Southern Arizona Folk Arts

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El Arte Folklórico del Sur de Arizona en espagñol

Rawhide

Rawhide is, as one old cowboy put it, "simply the outside of a cow." Wet, it is remarkably pliable; dry, it is hard and wears like iron. Braided rawhide, once mostly a Mexican specialty, is undergoing a revival, especially in its elaborately decorated forms such as those created by cowboy Rick Taylor, who learned in Nevada and currently lives in the Tucson area. Some of the use of color and added decorative horsehair goes back through Mexico to Spain and the Moorish horsemen and craftsmen who occupied that peninsula for so many centuries.


Rick Taylor with braided rawhide pieces, May, 1989
Rick Taylor with braided rawhide pieces, May, 1989
[image courtesy of James S. Griffith]

Mr. Taylor has been a working cowboy, and learned to braid rawhide from friends in Nevada. Rawhide is simply uncured cow skin. Cut into fine strips and soaked in water, it is extraordinarily pliable; when dry it becomes extremely hard and durable. Although rawhide is used for such utilitarian items of horse equipment as reins and quirts, it can be highly decorated in the hands of a master.

Detail of a quirt by Rick Taylor, Tucson, May, 1989
Detail of a quirt by Rick Taylor, Tucson, May, 1989
[image courtesy of James S. Griffith]

On this quirt or small hand-held whip, Mr. Taylor demonstrates some of the decorative techniques used in his kind of work. Several colors of rawhide, as well as a variety of elegant and precise knots add to the aesthetic impact of the work, as do horsehair and the basket-stamping on the leather. This is indeed a utilitarian object - a tool, if you will - but Mr. Taylor has taken it beyond its physical requirements to create an object with aesthetic impact - a work of art.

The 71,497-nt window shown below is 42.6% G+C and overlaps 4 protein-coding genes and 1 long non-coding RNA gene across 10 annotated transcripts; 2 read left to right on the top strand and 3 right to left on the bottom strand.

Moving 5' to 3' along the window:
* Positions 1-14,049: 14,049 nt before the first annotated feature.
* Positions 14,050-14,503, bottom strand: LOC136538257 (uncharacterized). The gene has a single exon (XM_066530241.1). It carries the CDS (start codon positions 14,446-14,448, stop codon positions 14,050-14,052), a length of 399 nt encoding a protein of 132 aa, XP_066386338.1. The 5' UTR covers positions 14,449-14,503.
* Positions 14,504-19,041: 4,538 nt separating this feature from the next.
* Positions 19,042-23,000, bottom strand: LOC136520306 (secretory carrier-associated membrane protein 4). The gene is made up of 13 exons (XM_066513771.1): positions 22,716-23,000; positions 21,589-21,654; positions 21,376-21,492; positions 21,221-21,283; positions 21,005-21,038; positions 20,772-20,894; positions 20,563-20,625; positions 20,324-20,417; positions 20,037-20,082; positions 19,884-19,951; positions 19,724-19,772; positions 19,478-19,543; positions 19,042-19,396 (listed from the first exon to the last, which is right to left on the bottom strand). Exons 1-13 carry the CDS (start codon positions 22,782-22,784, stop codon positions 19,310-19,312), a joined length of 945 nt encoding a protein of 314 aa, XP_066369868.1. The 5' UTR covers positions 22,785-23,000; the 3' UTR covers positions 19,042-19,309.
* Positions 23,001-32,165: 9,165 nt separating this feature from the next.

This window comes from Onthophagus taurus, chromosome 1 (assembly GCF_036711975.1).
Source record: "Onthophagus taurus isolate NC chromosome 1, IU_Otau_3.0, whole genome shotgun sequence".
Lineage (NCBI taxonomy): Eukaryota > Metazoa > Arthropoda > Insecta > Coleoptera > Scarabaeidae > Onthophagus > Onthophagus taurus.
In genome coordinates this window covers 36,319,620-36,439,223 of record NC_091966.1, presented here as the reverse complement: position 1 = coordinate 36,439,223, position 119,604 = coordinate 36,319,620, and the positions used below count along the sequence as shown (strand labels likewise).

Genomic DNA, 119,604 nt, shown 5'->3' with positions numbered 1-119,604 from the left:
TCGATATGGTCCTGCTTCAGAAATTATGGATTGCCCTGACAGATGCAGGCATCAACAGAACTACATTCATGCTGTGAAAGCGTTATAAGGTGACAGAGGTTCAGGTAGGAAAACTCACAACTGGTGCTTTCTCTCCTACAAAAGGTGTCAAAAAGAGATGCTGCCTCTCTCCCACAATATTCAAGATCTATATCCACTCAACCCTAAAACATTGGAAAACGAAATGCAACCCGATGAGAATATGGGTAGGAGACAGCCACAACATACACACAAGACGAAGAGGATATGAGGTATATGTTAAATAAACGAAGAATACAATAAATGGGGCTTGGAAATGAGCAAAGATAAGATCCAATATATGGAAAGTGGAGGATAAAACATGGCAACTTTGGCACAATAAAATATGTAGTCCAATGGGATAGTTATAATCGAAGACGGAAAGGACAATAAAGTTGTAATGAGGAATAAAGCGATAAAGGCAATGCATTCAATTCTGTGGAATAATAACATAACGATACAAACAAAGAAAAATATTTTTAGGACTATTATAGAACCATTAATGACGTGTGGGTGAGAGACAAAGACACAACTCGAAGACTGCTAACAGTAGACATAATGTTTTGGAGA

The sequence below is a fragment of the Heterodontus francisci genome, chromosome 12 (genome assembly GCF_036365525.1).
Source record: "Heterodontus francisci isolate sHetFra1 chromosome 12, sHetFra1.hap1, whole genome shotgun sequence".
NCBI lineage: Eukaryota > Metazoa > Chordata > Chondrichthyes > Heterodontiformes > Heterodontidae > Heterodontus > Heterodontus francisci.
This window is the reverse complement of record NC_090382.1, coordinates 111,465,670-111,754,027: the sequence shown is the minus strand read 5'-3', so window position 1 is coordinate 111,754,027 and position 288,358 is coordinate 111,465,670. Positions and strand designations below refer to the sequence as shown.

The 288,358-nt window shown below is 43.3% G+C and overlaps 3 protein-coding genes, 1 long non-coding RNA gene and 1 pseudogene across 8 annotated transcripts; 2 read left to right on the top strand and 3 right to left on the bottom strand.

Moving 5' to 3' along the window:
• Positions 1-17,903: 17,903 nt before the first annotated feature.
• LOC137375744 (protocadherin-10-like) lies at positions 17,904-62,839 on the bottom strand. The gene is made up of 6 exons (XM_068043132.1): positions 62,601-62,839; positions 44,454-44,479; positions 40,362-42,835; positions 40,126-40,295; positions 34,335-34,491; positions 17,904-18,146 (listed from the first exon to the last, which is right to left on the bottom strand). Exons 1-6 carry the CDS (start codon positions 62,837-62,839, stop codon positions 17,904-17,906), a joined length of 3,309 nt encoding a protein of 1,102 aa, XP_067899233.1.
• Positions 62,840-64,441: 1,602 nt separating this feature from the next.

Belt and silver buckle by Paul Showalter, Patagonia, August, 1984
Belt and silver buckle by Paul Showalter, Patagonia, August, 1984
[image courtesy of James S. Griffith]

The late Mr. Showalter was a saddlemaker for much of his life, turning to silver work and gun engraving in his later years. It is interesting that the floral designs on the silver work match those of the belt. This sort of floral decoration probably entered the cowboy aesthetic in the late 19th Century, at a time when a wide range of English and American manufactured goods were decorated with leaves and flowers.

Belt samples by Roy Salgie, Tucson, August, 1984
Belt samples by Roy Salgie, Tucson, August, 1984
[image courtesy of James S. Griffith]

Mr. Salgie learned his saddle-making skills from Mr. Showalter, and worked for many years in Tucson. Although his main work was saddle-making, he also made belts to order for cowboys and others. These are some of his sample patterns, using the same floral motifs noted in Mr. Showalter's work.

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